Shelfari is the Amazon owned social reading network. It uses your past purchases on as well as your own additions to make recommendations. Because it is owned by Amazon, it makes every possible attempt to get you to purchase the books that are recommended to you. 

My Experience:

I started using Goodreads about two years ago. At first, I just liked keeping track of my to-read list. But then I realized how many other uses there are. I have added some friends whose taste in books I share, and found others who are interested in my recommendations. Right now I am working on developing a collection of board books for a local public library and I’ve been using Goodreads to see ratings and reviews of board books to determine if a title is worth considering. I’m also using Goodreads to keep track of the board books I have chosen to include in the collection so that other people or librarians interested in board books can use the work I put into evaluating titles to begin their own collection.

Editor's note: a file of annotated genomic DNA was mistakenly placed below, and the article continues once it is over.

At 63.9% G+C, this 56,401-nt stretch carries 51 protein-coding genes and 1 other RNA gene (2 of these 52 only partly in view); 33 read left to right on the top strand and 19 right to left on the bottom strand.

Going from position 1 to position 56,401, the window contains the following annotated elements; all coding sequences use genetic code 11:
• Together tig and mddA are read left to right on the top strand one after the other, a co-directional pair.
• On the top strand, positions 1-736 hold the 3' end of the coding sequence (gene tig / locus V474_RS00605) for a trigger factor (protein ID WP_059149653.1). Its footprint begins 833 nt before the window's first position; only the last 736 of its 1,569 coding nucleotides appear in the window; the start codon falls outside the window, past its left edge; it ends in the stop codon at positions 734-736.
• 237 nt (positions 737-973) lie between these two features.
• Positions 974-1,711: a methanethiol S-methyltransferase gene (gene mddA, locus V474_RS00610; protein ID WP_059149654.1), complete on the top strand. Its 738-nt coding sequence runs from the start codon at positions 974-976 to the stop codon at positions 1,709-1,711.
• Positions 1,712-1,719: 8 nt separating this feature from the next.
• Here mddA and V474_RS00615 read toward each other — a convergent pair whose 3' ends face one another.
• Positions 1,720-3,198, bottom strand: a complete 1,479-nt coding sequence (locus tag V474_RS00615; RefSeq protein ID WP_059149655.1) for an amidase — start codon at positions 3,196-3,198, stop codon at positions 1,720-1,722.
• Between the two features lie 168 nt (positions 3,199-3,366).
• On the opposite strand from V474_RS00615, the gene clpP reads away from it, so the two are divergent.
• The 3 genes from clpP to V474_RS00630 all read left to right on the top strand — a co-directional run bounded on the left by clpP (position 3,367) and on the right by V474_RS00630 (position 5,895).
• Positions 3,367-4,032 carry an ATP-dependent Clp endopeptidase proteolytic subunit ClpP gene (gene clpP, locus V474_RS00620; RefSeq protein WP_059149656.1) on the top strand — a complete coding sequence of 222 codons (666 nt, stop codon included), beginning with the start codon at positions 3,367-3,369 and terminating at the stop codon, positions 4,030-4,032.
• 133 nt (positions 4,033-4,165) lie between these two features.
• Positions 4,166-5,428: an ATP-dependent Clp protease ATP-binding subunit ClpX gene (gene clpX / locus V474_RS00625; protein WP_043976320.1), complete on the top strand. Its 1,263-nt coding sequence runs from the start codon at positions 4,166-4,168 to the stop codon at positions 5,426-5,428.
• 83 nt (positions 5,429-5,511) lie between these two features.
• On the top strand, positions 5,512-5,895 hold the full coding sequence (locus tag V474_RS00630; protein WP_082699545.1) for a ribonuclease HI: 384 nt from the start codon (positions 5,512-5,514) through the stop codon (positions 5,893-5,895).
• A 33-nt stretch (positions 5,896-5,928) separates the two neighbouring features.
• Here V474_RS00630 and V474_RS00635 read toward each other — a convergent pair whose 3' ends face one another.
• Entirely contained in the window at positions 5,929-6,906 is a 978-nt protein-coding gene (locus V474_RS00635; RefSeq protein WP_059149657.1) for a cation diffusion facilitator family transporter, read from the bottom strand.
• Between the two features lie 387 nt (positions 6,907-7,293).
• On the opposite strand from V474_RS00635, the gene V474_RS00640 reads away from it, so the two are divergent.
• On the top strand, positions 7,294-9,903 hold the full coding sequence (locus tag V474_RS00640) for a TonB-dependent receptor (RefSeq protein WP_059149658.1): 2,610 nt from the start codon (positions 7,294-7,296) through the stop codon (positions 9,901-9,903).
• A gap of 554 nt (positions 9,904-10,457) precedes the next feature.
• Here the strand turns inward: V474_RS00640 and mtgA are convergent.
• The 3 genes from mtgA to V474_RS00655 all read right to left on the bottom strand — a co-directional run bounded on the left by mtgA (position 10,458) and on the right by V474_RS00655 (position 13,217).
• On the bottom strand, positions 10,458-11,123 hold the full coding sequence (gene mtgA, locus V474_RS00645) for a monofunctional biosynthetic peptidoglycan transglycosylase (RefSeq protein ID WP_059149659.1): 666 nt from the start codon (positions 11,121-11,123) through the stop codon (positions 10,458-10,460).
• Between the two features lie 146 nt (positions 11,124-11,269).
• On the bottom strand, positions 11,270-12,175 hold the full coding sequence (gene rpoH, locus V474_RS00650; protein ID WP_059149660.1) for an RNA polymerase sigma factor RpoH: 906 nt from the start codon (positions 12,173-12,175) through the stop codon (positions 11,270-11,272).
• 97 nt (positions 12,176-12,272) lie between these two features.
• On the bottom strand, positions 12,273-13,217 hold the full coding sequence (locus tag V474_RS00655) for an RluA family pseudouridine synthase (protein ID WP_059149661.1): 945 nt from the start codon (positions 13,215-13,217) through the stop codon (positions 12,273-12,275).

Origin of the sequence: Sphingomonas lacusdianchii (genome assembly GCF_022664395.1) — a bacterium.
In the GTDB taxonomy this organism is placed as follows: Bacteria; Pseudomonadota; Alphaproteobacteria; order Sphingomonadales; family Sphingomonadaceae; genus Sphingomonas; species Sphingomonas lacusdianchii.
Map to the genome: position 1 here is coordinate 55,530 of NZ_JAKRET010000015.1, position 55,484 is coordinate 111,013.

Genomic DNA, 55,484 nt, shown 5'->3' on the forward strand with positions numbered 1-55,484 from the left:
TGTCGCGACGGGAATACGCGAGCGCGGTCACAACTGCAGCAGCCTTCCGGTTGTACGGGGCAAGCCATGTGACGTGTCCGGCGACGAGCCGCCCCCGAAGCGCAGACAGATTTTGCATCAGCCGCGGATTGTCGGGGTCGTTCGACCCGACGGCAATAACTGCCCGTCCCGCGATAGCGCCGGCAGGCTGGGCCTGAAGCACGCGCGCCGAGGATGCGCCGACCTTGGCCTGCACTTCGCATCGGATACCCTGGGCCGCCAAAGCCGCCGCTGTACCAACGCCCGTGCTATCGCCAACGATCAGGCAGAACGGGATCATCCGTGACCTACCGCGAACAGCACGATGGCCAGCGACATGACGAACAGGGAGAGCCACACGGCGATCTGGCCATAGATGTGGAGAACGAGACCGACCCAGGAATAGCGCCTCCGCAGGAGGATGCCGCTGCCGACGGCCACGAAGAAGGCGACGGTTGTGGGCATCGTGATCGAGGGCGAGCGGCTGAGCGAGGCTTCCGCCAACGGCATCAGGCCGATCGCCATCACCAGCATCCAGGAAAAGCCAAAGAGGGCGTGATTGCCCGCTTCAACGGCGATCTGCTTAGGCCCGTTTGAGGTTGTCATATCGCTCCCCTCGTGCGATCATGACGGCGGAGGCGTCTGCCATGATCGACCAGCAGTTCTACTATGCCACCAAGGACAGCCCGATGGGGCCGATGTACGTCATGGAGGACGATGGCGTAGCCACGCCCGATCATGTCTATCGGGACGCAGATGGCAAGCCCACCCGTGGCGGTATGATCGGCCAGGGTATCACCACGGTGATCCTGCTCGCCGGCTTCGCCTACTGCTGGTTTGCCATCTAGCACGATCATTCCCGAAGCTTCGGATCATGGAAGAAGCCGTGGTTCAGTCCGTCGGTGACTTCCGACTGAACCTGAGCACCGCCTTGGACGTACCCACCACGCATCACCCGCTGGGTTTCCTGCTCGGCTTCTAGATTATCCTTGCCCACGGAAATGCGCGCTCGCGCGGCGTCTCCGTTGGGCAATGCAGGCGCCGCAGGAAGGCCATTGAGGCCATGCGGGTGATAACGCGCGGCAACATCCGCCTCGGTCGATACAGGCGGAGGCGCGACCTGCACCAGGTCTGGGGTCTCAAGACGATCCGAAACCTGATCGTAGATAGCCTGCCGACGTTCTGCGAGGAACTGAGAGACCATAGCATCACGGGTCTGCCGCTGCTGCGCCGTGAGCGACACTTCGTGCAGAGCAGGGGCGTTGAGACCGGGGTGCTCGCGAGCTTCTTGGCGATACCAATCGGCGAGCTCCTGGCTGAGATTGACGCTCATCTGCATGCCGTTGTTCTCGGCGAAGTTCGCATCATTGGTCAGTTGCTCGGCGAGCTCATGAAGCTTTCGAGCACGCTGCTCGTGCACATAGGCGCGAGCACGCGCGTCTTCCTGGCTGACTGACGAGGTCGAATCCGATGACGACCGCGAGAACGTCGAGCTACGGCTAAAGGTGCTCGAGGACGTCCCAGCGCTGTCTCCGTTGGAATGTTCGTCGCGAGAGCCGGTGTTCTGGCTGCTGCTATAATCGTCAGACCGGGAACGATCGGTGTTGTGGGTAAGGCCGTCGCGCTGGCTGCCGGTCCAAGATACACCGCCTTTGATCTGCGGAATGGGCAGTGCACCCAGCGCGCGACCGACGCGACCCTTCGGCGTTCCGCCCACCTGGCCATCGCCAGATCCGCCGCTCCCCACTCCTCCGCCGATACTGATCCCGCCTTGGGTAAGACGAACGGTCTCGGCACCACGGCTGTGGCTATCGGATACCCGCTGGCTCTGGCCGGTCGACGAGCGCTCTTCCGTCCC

With such a large number of members and integration with most popular social media networks, Goodreads will continue to be a fun and useful resource for book recommendations. The mobile app allows members to use all of the functionality of the browser based webpage as well as adding special features such as using your mobile device’s camera to scan barcodes. Goodreads has also recently introduced features to connect your e-reader with your Goodreads account. For example, if you have a Kindle: “It will automate setting your “currently-reading” and “read” shelf books based on what you’ve shared on your Kindle. It will also sync your highlights from the kindle to your Goodreads quotes.” Goodreads was not the first social media network to be built around the reading experience, but it has show such growth and adaptability to make Goodreads a useful and fun platform for reading-related social interaction.